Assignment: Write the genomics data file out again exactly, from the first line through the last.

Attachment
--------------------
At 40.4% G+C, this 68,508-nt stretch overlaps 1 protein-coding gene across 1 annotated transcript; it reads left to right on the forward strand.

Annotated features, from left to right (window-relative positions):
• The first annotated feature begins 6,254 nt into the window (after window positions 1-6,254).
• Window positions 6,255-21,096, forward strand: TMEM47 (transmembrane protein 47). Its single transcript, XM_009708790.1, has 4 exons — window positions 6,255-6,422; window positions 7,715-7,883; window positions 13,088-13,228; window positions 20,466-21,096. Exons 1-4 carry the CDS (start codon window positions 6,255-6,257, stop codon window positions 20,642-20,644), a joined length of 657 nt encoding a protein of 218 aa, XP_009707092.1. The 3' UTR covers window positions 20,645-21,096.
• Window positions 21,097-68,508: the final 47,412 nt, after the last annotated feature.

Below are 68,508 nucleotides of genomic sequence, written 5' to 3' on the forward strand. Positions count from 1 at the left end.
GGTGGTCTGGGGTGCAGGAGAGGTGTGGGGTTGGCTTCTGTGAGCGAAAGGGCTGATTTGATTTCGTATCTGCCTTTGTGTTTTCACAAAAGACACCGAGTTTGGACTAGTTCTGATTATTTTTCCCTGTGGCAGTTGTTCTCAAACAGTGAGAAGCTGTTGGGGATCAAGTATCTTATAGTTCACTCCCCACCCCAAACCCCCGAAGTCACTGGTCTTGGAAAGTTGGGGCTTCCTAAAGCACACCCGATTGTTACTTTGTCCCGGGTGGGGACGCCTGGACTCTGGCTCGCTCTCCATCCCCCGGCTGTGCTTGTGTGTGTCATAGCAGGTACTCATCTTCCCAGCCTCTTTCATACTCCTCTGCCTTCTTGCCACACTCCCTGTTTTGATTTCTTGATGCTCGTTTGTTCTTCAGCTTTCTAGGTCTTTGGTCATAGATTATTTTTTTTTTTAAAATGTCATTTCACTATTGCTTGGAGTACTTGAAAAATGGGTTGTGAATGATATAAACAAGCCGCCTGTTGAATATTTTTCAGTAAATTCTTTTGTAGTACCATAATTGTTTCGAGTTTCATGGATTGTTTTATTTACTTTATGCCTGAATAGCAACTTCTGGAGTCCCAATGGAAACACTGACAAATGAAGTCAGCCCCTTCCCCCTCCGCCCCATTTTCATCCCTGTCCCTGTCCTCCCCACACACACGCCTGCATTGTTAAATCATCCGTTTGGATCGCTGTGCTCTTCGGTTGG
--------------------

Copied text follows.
At 40.4% G+C, this 68,508-nt stretch overlaps 1 protein-coding gene across 1 annotated transcript; it reads left to right on the forward strand.

Annotated features, from left to right (window-relative positions):
• The first annotated feature begins 6,254 nt into the window (after window positions 1-6,254).
• Window positions 6,255-21,096, forward strand: TMEM47 (transmembrane protein 47). Its single transcript, XM_009708790.1, has 4 exons — window positions 6,255-6,422; window positions 7,715-7,883; window positions 13,088-13,228; window positions 20,466-21,096. Exons 1-4 carry the CDS (start codon window positions 6,255-6,257, stop codon window positions 20,642-20,644), a joined length of 657 nt encoding a protein of 218 aa, XP_009707092.1. The 3' UTR covers window positions 20,645-21,096.
• Window positions 21,097-68,508: the final 47,412 nt, after the last annotated feature.

Below are 68,508 nucleotides of genomic sequence, written 5' to 3' on the forward strand. Positions count from 1 at the left end.
GGTGGTCTGGGGTGCAGGAGAGGTGTGGGGTTGGCTTCTGTGAGCGAAAGGGCTGATTTGATTTCGTATCTGCCTTTGTGTTTTCACAAAAGACACCGAGTTTGGACTAGTTCTGATTATTTTTCCCTGTGGCAGTTGTTCTCAAACAGTGAGAAGCTGTTGGGGATCAAGTATCTTATAGTTCACTCCCCACCCCAAACCCCCGAAGTCACTGGTCTTGGAAAGTTGGGGCTTCCTAAAGCACACCCGATTGTTACTTTGTCCCGGGTGGGGACGCCTGGACTCTGGCTCGCTCTCCATCCCCCGGCTGTGCTTGTGTGTGTCATAGCAGGTACTCATCTTCCCAGCCTCTTTCATACTCCTCTGCCTTCTTGCCACACTCCCTGTTTTGATTTCTTGATGCTCGTTTGTTCTTCAGCTTTCTAGGTCTTTGGTCATAGATTATTTTTTTTTTTAAAATGTCATTTCACTATTGCTTGGAGTACTTGAAAAATGGGTTGTGAATGATATAAACAAGCCGCCTGTTGAATATTTTTCAGTAAATTCTTTTGTAGTACCATAATTGTTTCGAGTTTCATGGATTGTTTTATTTACTTTATGCCTGAATAGCAACTTCTGGAGTCCCAATGGAAACACTGACAAATGAAGTCAGCCCCTTCCCCCTCCGCCCCATTTTCATCCCTGTCCCTGTCCTCCCCACACACACGCCTGCATTGTTAAATCATCCGTTTGGATCGCTGTGCTCTTCGGTTGG